August 28, 2012

5 ways to make your website content more remarkable

  • Buffer
  • Buffer

Tips for making your website a more powerful engine

Target audience: Nonprofits, cause organizations, foundations, NGOs, social enterprises, businesses, general public.

John HaydonWhen it comes to marketing on the Internet, your website is your primary marketing machine. It’s the headwaters people go to when they want to swim upstream and find out what you’re really about. It’s also the place where you convert email subscribers, donors and volunteers. Following are five things you can start doing today to amp up your material and make your website content more remarkable.

Tell meaningful stories

1Have you ever wondered why getting people to volunteer and donate seems so difficult? It’s not necessarily that the economy sucks or that your cause is unsexy. It’s about motivating people by telling a story that moves them. Motion requires emotion.

Creating emotional stories is easier when you keep these tips in mind:

  • Bigger than you – Stories that matter are bigger than you and your organization. It’s in the eyes of your people. Check out the story that GLAAD is telling with their timeline for inspiration.
  • Include your supporters – A well-written story comprises the chapters that your supporters have written. Take a look at how Livestrong does this.
  • Stay positive – The story that you tell should ultimately empower and encourage people. When things seem darkest, you can brighten your own way by lighting another person’s candle.
  • Plot points – Make sure your stories have a beginning, middle and end (conflict, challenge, resolution) to keep readers engaged.
  • Protagonist – Your stories should have an underdog that people can personally identify with. Use personas to help you fill in the details about these characters.

Use second-person narrative

2Use second-person narrative to speak more directly to your reader. The Internet is a solitary medium where individuals – not groups – read content. Rewrite your copy as if you’re writing a personal email to one of your constituents. Read more about second-person narrative here.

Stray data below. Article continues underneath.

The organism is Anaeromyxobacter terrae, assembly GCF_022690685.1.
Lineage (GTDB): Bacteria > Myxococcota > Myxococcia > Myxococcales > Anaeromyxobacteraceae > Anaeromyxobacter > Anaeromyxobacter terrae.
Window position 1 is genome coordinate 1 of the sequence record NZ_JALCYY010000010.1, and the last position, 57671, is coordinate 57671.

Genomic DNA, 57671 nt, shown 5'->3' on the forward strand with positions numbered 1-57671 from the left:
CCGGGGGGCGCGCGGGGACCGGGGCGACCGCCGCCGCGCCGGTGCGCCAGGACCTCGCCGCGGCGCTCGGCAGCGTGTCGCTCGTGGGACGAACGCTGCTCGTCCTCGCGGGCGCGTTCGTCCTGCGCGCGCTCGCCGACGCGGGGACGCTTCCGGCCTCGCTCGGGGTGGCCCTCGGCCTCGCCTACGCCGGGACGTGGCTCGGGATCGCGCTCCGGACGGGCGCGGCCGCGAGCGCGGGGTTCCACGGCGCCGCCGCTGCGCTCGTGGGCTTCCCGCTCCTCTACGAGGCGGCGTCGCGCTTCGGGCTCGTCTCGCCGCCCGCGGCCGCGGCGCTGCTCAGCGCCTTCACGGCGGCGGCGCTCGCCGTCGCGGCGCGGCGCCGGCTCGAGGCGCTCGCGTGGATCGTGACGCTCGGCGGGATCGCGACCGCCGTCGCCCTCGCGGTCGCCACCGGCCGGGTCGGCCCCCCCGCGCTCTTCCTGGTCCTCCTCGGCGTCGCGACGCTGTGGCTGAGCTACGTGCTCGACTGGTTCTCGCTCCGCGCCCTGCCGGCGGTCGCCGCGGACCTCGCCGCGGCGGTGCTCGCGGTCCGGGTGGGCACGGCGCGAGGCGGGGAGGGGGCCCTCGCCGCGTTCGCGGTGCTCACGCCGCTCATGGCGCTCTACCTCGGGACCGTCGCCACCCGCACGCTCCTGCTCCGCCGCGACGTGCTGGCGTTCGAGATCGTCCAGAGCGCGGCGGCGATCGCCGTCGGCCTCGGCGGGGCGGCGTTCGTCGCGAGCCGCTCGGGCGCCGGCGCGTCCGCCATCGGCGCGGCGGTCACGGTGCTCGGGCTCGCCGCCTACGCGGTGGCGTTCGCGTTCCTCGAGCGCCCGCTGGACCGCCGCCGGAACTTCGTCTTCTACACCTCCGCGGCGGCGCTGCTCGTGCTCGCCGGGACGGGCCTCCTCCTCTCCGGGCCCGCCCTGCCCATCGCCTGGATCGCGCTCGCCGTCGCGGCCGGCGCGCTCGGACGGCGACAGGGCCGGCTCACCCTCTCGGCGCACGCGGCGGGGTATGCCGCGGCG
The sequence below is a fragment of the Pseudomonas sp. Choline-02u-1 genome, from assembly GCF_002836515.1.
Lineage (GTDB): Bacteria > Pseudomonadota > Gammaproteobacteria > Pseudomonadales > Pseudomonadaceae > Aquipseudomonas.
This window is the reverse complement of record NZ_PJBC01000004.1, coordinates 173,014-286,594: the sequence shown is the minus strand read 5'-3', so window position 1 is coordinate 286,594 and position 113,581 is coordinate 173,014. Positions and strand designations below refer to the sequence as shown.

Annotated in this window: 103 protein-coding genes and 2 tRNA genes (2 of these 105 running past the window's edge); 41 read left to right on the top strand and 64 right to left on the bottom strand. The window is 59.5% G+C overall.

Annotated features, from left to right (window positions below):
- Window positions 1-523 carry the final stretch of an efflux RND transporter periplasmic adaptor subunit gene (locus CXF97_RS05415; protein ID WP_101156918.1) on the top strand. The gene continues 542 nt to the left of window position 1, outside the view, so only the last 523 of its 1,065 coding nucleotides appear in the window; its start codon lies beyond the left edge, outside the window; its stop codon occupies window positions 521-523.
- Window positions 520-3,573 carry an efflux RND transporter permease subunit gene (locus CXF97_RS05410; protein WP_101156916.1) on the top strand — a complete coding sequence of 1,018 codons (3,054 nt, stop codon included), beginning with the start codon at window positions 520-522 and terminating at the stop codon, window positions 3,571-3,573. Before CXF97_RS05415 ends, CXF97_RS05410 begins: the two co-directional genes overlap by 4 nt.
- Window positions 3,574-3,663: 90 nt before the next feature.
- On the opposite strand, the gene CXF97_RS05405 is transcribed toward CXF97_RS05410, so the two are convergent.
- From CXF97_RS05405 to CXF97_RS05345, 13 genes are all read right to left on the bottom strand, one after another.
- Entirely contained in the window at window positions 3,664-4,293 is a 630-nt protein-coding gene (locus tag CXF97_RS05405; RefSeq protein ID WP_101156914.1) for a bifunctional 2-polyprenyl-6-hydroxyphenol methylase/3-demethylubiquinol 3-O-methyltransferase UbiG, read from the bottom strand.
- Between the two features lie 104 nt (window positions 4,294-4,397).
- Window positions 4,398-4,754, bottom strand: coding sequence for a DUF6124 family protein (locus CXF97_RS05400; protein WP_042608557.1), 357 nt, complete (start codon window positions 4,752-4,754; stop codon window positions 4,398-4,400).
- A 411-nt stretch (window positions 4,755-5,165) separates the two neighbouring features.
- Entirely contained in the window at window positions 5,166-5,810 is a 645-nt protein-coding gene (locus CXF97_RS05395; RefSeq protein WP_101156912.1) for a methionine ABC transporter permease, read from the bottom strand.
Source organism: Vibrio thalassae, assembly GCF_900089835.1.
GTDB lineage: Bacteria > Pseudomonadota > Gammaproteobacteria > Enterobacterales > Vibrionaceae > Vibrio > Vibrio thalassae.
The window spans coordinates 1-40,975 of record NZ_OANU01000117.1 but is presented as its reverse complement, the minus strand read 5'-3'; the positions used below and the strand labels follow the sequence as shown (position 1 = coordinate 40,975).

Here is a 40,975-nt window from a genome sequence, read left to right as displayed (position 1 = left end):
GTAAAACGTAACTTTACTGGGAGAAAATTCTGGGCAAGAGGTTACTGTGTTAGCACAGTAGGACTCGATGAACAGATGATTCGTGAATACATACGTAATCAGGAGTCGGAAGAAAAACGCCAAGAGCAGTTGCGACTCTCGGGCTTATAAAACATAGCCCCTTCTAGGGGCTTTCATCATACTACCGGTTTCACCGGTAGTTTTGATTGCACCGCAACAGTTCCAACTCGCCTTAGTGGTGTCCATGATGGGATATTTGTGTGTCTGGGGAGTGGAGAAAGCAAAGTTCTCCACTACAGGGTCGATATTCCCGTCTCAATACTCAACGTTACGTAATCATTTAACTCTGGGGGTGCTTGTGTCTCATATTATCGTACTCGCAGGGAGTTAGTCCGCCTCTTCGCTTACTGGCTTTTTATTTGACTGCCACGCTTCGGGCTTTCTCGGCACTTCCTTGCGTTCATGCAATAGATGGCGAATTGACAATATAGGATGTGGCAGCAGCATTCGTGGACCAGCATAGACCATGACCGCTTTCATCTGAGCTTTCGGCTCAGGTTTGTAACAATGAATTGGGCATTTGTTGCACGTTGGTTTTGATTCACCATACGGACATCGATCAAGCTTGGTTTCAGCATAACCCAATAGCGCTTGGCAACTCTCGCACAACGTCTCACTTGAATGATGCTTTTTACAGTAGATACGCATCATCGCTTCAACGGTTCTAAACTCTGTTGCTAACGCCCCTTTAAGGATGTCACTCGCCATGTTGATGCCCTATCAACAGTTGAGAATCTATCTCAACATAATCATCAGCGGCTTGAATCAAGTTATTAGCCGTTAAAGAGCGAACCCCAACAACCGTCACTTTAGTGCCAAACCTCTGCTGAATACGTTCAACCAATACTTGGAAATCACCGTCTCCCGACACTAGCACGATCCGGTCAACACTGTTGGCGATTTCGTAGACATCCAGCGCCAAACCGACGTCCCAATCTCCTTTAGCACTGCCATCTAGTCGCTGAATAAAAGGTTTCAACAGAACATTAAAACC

Use large images

3Images are steroids for your webpages. They speak the language of the subconscious and keep people interested in what you have to say. Along with video, images are ultimately what cause people to act.

Another thing about images: Awesome images on each of your Web pages is more important than ever with the emergence of Pinterest. If your images are awesome, they’ll get pinned and re-pinned. More re-pins means more traffic to that webpage!

Edit your title tags

4Awesome website content gets found more often on Google. Help yours get found more frequently by making sure your title tags are optimized for search. An effective title tag is one that encourages people to click on it once it shows up on the first page of a search engine results page. Learn more about the nitty gritty of editing your title tags here.

Use bigger fonts

5A study conducted by Stanford University revealed that font size influences the credibility of a website. And when you think about it, it makes sense. I mean, who trusts fine print? 16 is the new 14.

Keep up with the series

These are tactics that you can use right now! If you haven’t yet, you can subscribe to the series here.

What do you think? Please share in the comments. John Haydon delivers social web strategy solutions for “the quick, the smart, and the slightly manic.” Curious? Then connect up: Contact John by email, see his profile page, visit the John Haydon blog, follow him on Twitter and Google Plus or leave a comment.

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